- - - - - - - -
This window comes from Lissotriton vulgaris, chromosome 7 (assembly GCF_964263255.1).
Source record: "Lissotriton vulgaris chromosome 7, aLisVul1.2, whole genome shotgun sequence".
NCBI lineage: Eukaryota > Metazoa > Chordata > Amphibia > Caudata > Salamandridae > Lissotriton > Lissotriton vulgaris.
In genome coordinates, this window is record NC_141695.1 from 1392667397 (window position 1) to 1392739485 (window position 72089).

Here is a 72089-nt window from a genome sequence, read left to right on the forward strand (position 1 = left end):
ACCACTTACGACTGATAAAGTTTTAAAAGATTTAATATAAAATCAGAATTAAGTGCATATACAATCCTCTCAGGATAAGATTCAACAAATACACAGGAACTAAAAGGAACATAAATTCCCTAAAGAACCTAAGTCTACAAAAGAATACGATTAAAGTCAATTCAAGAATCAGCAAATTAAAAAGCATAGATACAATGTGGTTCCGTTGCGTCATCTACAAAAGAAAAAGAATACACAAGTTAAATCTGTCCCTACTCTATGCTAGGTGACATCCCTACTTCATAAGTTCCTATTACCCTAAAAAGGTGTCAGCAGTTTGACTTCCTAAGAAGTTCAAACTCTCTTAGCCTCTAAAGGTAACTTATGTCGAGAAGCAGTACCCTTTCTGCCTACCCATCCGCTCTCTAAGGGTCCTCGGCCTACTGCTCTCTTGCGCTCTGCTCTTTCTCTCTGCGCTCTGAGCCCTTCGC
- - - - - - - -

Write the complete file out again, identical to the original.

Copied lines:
This window comes from Lissotriton vulgaris, chromosome 7 (assembly GCF_964263255.1).
Source record: "Lissotriton vulgaris chromosome 7, aLisVul1.2, whole genome shotgun sequence".
NCBI lineage: Eukaryota > Metazoa > Chordata > Amphibia > Caudata > Salamandridae > Lissotriton > Lissotriton vulgaris.
In genome coordinates, this window is record NC_141695.1 from 1392667397 (window position 1) to 1392739485 (window position 72089).

Here is a 72089-nt window from a genome sequence, read left to right on the forward strand (position 1 = left end):
ACCACTTACGACTGATAAAGTTTTAAAAGATTTAATATAAAATCAGAATTAAGTGCATATACAATCCTCTCAGGATAAGATTCAACAAATACACAGGAACTAAAAGGAACATAAATTCCCTAAAGAACCTAAGTCTACAAAAGAATACGATTAAAGTCAATTCAAGAATCAGCAAATTAAAAAGCATAGATACAATGTGGTTCCGTTGCGTCATCTACAAAAGAAAAAGAATACACAAGTTAAATCTGTCCCTACTCTATGCTAGGTGACATCCCTACTTCATAAGTTCCTATTACCCTAAAAAGGTGTCAGCAGTTTGACTTCCTAAGAAGTTCAAACTCTCTTAGCCTCTAAAGGTAACTTATGTCGAGAAGCAGTACCCTTTCTGCCTACCCATCCGCTCTCTAAGGGTCCTCGGCCTACTGCTCTCTTGCGCTCTGCTCTTTCTCTCTGCGCTCTGAGCCCTTCGC